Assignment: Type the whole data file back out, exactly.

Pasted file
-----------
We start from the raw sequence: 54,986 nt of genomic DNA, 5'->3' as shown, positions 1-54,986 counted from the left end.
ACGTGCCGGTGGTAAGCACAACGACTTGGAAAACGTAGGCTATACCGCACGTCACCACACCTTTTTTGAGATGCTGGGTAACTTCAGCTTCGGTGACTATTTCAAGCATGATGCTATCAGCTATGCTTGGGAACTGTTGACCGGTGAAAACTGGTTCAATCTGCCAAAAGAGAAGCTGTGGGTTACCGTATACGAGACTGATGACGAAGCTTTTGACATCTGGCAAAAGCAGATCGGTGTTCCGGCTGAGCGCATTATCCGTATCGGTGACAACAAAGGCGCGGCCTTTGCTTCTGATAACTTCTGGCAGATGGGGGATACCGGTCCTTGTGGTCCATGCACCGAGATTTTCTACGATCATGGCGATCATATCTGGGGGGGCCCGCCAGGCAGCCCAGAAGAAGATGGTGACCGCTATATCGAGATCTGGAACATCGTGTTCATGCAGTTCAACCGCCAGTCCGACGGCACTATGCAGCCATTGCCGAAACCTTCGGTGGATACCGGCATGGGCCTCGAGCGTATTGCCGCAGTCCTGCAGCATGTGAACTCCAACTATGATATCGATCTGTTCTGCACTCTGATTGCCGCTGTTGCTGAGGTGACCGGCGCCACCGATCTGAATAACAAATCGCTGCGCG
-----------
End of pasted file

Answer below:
We start from the raw sequence: 54,986 nt of genomic DNA, 5'->3' as shown, positions 1-54,986 counted from the left end.
ACGTGCCGGTGGTAAGCACAACGACTTGGAAAACGTAGGCTATACCGCACGTCACCACACCTTTTTTGAGATGCTGGGTAACTTCAGCTTCGGTGACTATTTCAAGCATGATGCTATCAGCTATGCTTGGGAACTGTTGACCGGTGAAAACTGGTTCAATCTGCCAAAAGAGAAGCTGTGGGTTACCGTATACGAGACTGATGACGAAGCTTTTGACATCTGGCAAAAGCAGATCGGTGTTCCGGCTGAGCGCATTATCCGTATCGGTGACAACAAAGGCGCGGCCTTTGCTTCTGATAACTTCTGGCAGATGGGGGATACCGGTCCTTGTGGTCCATGCACCGAGATTTTCTACGATCATGGCGATCATATCTGGGGGGGCCCGCCAGGCAGCCCAGAAGAAGATGGTGACCGCTATATCGAGATCTGGAACATCGTGTTCATGCAGTTCAACCGCCAGTCCGACGGCACTATGCAGCCATTGCCGAAACCTTCGGTGGATACCGGCATGGGCCTCGAGCGTATTGCCGCAGTCCTGCAGCATGTGAACTCCAACTATGATATCGATCTGTTCTGCACTCTGATTGCCGCTGTTGCTGAGGTGACCGGCGCCACCGATCTGAATAACAAATCGCTGCGCG